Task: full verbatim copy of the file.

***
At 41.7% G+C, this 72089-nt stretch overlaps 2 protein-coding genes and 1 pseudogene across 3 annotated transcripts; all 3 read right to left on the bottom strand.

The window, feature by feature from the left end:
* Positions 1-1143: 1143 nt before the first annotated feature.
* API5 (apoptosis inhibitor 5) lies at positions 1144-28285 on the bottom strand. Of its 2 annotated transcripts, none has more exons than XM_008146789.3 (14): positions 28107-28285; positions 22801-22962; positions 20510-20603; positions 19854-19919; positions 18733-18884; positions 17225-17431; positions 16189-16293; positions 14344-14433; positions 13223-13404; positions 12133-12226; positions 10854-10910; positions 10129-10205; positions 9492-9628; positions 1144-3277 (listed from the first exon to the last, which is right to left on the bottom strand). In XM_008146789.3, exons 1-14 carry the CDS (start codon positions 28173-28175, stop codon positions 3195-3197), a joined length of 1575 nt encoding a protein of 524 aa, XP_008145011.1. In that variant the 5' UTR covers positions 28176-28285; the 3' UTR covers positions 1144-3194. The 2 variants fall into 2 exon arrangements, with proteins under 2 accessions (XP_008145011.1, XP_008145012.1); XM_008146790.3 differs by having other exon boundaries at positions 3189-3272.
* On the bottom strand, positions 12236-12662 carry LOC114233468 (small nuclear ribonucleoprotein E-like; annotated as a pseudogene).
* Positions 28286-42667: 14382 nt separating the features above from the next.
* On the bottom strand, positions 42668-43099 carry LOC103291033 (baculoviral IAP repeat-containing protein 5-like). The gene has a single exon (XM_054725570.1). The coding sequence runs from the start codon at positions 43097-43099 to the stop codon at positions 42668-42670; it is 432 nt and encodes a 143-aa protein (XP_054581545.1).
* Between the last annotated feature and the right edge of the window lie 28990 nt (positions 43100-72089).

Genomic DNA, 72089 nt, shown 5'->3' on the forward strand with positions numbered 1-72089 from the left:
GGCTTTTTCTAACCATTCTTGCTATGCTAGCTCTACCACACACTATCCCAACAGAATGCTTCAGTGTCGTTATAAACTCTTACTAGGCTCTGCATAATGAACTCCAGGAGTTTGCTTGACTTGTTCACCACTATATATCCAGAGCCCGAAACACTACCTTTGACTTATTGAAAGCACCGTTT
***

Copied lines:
At 41.7% G+C, this 72089-nt stretch overlaps 2 protein-coding genes and 1 pseudogene across 3 annotated transcripts; all 3 read right to left on the bottom strand.

The window, feature by feature from the left end:
* Positions 1-1143: 1143 nt before the first annotated feature.
* API5 (apoptosis inhibitor 5) lies at positions 1144-28285 on the bottom strand. Of its 2 annotated transcripts, none has more exons than XM_008146789.3 (14): positions 28107-28285; positions 22801-22962; positions 20510-20603; positions 19854-19919; positions 18733-18884; positions 17225-17431; positions 16189-16293; positions 14344-14433; positions 13223-13404; positions 12133-12226; positions 10854-10910; positions 10129-10205; positions 9492-9628; positions 1144-3277 (listed from the first exon to the last, which is right to left on the bottom strand). In XM_008146789.3, exons 1-14 carry the CDS (start codon positions 28173-28175, stop codon positions 3195-3197), a joined length of 1575 nt encoding a protein of 524 aa, XP_008145011.1. In that variant the 5' UTR covers positions 28176-28285; the 3' UTR covers positions 1144-3194. The 2 variants fall into 2 exon arrangements, with proteins under 2 accessions (XP_008145011.1, XP_008145012.1); XM_008146790.3 differs by having other exon boundaries at positions 3189-3272.
* On the bottom strand, positions 12236-12662 carry LOC114233468 (small nuclear ribonucleoprotein E-like; annotated as a pseudogene).
* Positions 28286-42667: 14382 nt separating the features above from the next.
* On the bottom strand, positions 42668-43099 carry LOC103291033 (baculoviral IAP repeat-containing protein 5-like). The gene has a single exon (XM_054725570.1). The coding sequence runs from the start codon at positions 43097-43099 to the stop codon at positions 42668-42670; it is 432 nt and encodes a 143-aa protein (XP_054581545.1).
* Between the last annotated feature and the right edge of the window lie 28990 nt (positions 43100-72089).

Genomic DNA, 72089 nt, shown 5'->3' on the forward strand with positions numbered 1-72089 from the left:
GGCTTTTTCTAACCATTCTTGCTATGCTAGCTCTACCACACACTATCCCAACAGAATGCTTCAGTGTCGTTATAAACTCTTACTAGGCTCTGCATAATGAACTCCAGGAGTTTGCTTGACTTGTTCACCACTATATATCCAGAGCCCGAAACACTACCTTTGACTTATTGAAAGCACCGTTT